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Wednesday, February 28, 2024



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Afghanistan is in a mess. So-called peace talks have collapsed in Doha (a dialogue of the deaf). America and its allies spent more on Afghanistan than on rebuilding Europe after World War II

In February 2020, a tired America and a re-energized Taliban signed a landmark agreement in Doha leading to a “political settlement”

The Doha deal is an American admission of a lost 20-year long, trillion-dollar war, a repeat of Vietnam without the face-saving device of a Geneva Conference.

America and NATO went in to punish the Taliban and are coming out with their permission! Former US President George Bush who sent in American troops after 9/11 says the decision to pull out is wrong. As the United States and its allies leave Afghanistan after 20 years, they are only the latest to realize that Afghanistan has always defied timelines and solutions and is truly the graveyard of empires

The U.S. has ended up legitimizing the Taliban at the expense of the government in Kabul that they had worked to create and support.

The crucial question – which has hung over the country since 2001 – is whether the Afghan state can survive without foreign troops and with the Pakistan-supported Taliban breathing down its neck.

Shortly after Pakistan’s creation, Afghanistan materially supported armed secessionist movements and voted against Pakistan’s admission to the United Nations.

In 1952, Kabul officially laid claim not only to Pashtun territory within Pakistan, but also to the Pakistani province of Balochistan.

Diplomatic relations were interrupted from 1961-1963 with border skirmishes.

Pakistan closed Karachi to Afghan transit trade

Some futile ideas were floated in the 1950s (and repeated subsequently) to form a Pakistan-Afghanistan confederation, with King Zahir Shah “as the constitutional Head of State”, but the Afghans do not trust Pakistan

Relations plummeted in the 1970s when Afghanistan hosted Pashtun-Baluch militants operating against Pakistan and Pakistan started supporting Islamist movements against the progressive and Soviet-influenced Afghan government of Mohammed Daoud Khan

During the Soviet presence in Afghanistan, Pakistan became a training ground for roughly 250,000 foreign mujahideen fighters who crossed into Afghanistan daily to fight

An interesting tidbit of history

In a March 1950 speech in Parliament, Jawaharlal Nehru, commenting on Afghan King Zahir Shah’s search for India’s support for self-determination in Pashtunistan, lamented not “being able to help in any way”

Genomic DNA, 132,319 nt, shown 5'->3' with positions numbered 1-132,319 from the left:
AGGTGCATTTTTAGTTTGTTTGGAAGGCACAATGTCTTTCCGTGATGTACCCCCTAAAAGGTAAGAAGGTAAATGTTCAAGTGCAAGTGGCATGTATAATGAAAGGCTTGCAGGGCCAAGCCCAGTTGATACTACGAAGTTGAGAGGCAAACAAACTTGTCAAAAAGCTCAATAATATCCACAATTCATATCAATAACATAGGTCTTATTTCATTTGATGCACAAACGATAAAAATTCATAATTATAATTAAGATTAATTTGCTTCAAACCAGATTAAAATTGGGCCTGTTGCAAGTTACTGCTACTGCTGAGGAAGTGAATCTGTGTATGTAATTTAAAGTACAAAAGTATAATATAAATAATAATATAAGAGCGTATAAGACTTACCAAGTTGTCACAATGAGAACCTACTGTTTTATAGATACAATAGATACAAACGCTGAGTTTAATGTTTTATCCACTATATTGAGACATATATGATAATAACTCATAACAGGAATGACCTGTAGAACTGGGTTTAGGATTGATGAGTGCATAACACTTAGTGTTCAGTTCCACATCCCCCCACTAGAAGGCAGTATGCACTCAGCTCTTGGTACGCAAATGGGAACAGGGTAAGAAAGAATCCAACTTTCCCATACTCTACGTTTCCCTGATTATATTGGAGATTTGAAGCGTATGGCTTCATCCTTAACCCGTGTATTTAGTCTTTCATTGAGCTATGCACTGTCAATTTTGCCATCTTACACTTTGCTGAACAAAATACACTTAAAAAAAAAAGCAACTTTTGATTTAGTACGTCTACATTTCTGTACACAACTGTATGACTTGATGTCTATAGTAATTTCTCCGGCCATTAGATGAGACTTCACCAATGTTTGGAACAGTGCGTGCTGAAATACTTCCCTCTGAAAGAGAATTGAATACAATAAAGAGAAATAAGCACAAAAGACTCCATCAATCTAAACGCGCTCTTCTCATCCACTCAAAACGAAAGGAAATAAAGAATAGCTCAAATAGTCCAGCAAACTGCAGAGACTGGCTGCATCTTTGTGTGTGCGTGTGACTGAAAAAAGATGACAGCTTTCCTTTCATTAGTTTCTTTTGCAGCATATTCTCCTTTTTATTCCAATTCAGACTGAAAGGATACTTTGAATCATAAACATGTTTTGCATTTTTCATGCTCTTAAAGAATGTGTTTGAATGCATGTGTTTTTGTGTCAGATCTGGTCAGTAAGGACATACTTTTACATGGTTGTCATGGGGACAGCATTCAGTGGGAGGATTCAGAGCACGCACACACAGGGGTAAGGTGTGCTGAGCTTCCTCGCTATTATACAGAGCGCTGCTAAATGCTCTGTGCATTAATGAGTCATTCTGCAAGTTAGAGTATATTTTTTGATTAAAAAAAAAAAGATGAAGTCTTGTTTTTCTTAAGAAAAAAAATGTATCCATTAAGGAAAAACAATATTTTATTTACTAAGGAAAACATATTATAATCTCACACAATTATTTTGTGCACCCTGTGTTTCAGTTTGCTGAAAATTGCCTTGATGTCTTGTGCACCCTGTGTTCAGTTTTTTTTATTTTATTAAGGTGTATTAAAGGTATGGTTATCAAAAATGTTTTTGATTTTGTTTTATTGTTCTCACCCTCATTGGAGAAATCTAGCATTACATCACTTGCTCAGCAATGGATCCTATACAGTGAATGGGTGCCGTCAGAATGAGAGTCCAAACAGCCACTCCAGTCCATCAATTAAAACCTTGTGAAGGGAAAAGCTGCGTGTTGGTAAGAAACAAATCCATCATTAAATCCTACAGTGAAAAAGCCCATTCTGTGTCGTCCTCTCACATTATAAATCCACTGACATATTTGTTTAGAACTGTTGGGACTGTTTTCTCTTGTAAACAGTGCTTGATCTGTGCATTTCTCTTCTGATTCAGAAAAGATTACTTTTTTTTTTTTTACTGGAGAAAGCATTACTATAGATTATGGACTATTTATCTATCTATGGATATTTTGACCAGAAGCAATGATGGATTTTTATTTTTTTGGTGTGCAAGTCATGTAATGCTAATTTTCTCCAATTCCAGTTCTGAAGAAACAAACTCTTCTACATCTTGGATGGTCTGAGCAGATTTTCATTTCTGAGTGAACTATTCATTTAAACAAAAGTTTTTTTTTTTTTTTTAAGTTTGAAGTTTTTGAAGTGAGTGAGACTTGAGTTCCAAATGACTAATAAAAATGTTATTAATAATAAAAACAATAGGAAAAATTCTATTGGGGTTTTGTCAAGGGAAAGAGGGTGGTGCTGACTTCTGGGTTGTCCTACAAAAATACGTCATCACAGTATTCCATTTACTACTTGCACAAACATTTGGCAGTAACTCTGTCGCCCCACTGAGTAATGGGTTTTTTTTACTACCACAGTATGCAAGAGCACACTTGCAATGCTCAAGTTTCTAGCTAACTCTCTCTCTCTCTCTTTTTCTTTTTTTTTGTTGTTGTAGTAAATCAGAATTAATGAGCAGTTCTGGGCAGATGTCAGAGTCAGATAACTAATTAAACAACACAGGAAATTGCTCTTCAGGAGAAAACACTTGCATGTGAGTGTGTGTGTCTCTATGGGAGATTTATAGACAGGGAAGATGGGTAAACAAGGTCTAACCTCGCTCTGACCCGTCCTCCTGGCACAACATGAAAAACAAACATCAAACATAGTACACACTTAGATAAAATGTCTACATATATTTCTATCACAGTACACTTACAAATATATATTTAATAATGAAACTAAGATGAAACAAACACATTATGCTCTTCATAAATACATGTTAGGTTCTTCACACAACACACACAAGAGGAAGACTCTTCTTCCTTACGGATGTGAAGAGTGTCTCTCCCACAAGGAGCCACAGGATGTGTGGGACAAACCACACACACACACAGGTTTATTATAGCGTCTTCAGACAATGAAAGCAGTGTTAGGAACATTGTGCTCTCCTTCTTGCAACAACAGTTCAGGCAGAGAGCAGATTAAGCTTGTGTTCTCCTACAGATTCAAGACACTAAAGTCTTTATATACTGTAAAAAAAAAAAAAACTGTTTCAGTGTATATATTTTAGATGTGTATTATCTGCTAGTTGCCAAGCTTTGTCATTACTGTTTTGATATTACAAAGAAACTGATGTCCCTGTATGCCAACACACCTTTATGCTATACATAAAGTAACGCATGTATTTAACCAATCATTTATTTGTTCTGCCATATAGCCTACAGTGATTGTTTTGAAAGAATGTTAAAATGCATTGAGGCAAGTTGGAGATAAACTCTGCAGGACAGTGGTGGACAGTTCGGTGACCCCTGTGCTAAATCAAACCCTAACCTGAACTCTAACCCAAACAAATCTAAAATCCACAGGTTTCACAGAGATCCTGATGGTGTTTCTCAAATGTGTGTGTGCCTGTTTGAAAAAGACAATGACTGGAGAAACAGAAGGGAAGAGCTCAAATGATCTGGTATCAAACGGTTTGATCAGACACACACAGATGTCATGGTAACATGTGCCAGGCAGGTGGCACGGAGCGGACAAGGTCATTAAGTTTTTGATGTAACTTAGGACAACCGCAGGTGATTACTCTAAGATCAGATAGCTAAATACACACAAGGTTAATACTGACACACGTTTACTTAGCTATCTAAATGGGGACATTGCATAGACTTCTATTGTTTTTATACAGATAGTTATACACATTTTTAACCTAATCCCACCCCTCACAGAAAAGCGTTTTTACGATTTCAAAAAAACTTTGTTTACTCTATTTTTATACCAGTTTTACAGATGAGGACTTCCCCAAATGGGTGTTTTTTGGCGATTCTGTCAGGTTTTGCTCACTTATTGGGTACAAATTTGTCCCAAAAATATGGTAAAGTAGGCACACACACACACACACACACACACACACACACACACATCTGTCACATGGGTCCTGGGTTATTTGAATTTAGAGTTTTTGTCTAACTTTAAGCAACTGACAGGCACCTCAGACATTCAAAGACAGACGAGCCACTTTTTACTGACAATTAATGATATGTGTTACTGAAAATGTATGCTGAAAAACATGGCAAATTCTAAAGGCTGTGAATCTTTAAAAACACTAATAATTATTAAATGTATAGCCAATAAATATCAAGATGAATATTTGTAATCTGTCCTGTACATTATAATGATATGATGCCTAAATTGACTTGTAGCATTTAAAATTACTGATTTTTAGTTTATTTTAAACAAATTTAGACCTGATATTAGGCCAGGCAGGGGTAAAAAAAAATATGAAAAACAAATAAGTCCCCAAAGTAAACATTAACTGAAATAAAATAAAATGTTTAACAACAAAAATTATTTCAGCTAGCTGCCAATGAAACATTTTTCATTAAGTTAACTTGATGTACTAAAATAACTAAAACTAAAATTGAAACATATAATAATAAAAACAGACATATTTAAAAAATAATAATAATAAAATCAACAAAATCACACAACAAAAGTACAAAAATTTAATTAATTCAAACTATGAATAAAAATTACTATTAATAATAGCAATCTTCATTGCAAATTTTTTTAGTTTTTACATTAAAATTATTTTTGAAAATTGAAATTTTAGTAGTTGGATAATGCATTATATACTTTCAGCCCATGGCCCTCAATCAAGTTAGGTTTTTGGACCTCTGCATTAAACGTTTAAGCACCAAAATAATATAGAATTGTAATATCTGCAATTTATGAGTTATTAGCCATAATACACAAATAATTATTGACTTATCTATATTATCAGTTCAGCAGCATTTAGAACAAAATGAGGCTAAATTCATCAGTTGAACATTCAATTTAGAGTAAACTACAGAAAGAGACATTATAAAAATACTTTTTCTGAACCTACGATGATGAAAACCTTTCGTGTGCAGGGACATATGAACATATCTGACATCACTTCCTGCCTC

In the early 1980s, Khan Abdul Ghaffar Khan, the Frontier Gandhi, repeated his lament that by not supporting the demand for a Pashtun homeland in 1947, India had thrown them to the wolves (i.e. Pakistan’s Punjabi army)

Pakistan’s attempt to fence the long frontier (probably inspired by our own 800 km Anti-Infiltration Obstacle System along the Line of Control) was stoutly resisted by Afghanistan

There are regular skirmishes between Pakistani and Afghan security personnel along the disputed border (several Pakistani troops were killed near the Chaman border post in May 2017) that greatly aggravate an already worsening bilateral relationship, with each side accusing the other of insincerity

The 2,640 km Durand Line, which divides Afghan Pashtuns and Baloch from their Pakistani ethnic brothers, denies Afghanistan access to the Arabian Sea through Balochistan, is a November 1893 personal agreement between Mortimer Durand (Foreign Secretary of British India) and Amir Abdur Rahman Khan of Afghanistan to define spheres of influence rather than to demarcate a political border

It is said to have expired in 1993, and when the Communist Najibullah Afghan Government wanted to renegotiate it, Pakistan had an additional reason to topple it

The Taliban went across in spring 1994, seized Kabul in 1996, castrated and hanged Najibullah (sheltering in the UN compound), and established an Islamic Emirate scorning their Pakistani sponsors

Even through Afghan leaders periodically say that their two countries are inseparable brothers, as the adage goes: you can rent an Afghan, you cannot buy an Afghan

 No regime in Afghanistan can be a Pakistani puppet

Afghan heroes are those who resist foreign occupation, and defend their honour, their religion and their homeland

Once the Soviets left ignominiously in 1989, the Mujaheddin turned on each other and Afghanistan descended into a brutal civil war, with all factions engaging in ethnic and religious cleansing

 Civilians bore the brunt

After forming the Government in Kabul in 1992 the Afghan Mujahideen, whom the ISI had scrupulously nurtured, looked to New Delhi for support

Pakistan, desperate to be a powerbroker, now turned to the Taliban (students), trained ideologically and militarily in Pakistani madrassas run by the mercurial Maulana Fazlur Rahman, the children of almost 3 million refugees who fled Afghanistan during the Communist era